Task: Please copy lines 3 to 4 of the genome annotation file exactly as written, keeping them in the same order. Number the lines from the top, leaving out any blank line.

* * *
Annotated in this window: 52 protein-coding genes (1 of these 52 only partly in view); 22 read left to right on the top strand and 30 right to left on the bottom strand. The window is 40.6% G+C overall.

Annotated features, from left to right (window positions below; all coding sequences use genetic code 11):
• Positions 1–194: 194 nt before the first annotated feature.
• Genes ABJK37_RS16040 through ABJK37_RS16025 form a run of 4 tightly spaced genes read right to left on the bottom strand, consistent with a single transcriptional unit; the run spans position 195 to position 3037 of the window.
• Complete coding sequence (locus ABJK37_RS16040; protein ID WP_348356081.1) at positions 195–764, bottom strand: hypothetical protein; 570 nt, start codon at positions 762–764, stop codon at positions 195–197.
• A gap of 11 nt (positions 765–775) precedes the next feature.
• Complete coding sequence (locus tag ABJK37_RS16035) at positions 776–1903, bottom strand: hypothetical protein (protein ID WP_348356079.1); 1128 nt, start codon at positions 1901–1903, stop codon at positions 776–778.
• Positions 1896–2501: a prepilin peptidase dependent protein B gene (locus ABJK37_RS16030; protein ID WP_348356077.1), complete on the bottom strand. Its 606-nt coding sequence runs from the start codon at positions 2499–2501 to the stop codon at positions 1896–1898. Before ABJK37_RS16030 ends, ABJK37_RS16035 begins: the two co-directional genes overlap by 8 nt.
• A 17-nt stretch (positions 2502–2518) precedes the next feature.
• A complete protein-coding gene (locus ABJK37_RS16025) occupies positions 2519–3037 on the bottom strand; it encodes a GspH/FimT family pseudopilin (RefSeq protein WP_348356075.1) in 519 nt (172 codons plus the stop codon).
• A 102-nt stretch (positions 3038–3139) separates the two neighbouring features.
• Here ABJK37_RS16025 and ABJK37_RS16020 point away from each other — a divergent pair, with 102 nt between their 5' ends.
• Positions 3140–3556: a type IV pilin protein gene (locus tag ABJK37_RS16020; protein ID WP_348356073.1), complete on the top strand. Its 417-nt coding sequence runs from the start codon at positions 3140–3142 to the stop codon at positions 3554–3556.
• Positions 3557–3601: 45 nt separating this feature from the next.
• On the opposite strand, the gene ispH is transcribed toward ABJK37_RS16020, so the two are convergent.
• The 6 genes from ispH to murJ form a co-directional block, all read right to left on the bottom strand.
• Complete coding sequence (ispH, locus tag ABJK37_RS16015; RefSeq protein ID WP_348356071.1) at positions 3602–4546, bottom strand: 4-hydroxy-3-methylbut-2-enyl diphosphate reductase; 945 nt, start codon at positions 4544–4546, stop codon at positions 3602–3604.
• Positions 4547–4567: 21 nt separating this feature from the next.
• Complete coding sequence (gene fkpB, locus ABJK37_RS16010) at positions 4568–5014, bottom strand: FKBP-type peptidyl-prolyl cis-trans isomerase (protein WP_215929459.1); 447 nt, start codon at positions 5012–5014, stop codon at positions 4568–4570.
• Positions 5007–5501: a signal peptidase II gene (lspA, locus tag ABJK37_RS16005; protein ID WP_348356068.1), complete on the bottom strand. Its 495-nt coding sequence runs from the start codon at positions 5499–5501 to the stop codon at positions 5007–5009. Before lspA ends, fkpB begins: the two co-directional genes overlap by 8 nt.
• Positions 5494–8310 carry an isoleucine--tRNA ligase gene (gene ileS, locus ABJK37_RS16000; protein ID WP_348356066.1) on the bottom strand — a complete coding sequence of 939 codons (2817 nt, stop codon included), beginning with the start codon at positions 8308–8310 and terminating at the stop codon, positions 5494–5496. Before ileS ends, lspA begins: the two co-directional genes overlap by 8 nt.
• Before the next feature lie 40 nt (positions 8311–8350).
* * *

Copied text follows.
• Positions 1–194: 194 nt before the first annotated feature.
• Genes ABJK37_RS16040 through ABJK37_RS16025 form a run of 4 tightly spaced genes read right to left on the bottom strand, consistent with a single transcriptional unit; the run spans position 195 to position 3037 of the window.